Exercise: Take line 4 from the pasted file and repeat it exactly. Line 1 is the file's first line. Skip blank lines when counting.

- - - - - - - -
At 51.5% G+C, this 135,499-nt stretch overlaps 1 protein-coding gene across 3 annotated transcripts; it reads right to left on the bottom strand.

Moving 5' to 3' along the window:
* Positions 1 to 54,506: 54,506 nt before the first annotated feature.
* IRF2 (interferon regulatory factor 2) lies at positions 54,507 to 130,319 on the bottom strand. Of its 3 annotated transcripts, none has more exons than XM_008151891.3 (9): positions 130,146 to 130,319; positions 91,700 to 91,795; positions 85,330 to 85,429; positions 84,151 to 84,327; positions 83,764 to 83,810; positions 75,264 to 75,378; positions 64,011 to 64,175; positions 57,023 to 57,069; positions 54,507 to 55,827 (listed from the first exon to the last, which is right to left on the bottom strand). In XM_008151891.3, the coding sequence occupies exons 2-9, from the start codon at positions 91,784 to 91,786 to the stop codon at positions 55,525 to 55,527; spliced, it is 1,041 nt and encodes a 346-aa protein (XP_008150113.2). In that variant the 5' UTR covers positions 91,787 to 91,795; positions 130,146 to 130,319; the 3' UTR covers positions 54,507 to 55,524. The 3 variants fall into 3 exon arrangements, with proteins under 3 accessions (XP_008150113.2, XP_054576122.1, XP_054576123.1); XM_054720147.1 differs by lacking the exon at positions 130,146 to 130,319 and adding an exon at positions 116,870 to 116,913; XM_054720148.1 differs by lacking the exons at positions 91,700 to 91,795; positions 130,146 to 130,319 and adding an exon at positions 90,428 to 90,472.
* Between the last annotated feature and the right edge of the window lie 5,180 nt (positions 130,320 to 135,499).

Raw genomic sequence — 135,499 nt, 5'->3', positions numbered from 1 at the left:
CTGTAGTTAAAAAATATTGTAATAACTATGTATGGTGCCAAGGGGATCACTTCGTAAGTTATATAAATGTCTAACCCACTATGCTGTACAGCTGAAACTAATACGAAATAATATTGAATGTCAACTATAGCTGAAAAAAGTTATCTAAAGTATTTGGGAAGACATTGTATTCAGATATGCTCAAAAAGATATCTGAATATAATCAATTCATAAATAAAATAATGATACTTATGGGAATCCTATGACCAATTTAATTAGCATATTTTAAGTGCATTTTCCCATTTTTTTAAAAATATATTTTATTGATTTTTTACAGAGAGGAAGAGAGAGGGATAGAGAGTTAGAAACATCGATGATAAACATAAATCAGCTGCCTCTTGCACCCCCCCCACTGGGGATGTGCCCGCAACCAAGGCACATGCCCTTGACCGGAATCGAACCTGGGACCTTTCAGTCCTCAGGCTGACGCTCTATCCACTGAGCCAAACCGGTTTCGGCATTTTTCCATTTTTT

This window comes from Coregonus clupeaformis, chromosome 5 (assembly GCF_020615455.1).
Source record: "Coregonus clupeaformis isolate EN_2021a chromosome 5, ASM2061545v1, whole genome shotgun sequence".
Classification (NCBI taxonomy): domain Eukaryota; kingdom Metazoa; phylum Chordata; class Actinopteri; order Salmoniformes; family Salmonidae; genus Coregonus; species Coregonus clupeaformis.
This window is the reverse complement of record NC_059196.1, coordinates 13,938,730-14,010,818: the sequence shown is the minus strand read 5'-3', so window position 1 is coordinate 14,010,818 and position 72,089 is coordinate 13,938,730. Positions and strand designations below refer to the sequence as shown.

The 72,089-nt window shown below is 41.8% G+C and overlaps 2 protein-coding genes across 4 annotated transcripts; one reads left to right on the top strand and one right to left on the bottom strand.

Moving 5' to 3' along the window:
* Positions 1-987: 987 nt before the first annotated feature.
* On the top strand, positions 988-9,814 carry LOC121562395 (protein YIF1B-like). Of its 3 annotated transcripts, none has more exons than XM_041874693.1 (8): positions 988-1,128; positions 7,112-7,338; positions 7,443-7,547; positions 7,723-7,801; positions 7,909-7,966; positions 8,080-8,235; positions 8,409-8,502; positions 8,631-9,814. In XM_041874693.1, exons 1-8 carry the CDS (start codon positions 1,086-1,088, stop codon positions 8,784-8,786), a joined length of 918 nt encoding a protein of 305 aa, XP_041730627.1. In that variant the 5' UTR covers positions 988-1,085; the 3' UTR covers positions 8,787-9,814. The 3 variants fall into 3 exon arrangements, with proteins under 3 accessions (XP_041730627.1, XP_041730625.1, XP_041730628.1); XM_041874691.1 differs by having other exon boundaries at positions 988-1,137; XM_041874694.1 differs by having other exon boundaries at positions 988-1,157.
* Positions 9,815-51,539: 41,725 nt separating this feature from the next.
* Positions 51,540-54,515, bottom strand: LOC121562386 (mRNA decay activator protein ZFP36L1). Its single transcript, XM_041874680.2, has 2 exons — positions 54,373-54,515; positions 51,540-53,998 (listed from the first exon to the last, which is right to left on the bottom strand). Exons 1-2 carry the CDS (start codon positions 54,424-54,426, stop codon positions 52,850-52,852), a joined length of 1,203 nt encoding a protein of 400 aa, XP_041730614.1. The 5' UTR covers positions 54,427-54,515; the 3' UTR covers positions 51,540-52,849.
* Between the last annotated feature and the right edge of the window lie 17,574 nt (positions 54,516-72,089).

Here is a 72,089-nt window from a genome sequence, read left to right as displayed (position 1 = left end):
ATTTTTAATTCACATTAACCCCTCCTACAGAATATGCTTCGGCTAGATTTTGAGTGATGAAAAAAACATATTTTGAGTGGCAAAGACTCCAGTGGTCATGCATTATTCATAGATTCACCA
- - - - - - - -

* IRF2 (interferon regulatory factor 2) lies at positions 54,507 to 130,319 on the bottom strand. Of its 3 annotated transcripts, none has more exons than XM_008151891.3 (9): positions 130,146 to 130,319; positions 91,700 to 91,795; positions 85,330 to 85,429; positions 84,151 to 84,327; positions 83,764 to 83,810; positions 75,264 to 75,378; positions 64,011 to 64,175; positions 57,023 to 57,069; positions 54,507 to 55,827 (listed from the first exon to the last, which is right to left on the bottom strand). In XM_008151891.3, the coding sequence occupies exons 2-9, from the start codon at positions 91,784 to 91,786 to the stop codon at positions 55,525 to 55,527; spliced, it is 1,041 nt and encodes a 346-aa protein (XP_008150113.2). In that variant the 5' UTR covers positions 91,787 to 91,795; positions 130,146 to 130,319; the 3' UTR covers positions 54,507 to 55,524. The 3 variants fall into 3 exon arrangements, with proteins under 3 accessions (XP_008150113.2, XP_054576122.1, XP_054576123.1); XM_054720147.1 differs by lacking the exon at positions 130,146 to 130,319 and adding an exon at positions 116,870 to 116,913; XM_054720148.1 differs by lacking the exons at positions 91,700 to 91,795; positions 130,146 to 130,319 and adding an exon at positions 90,428 to 90,472.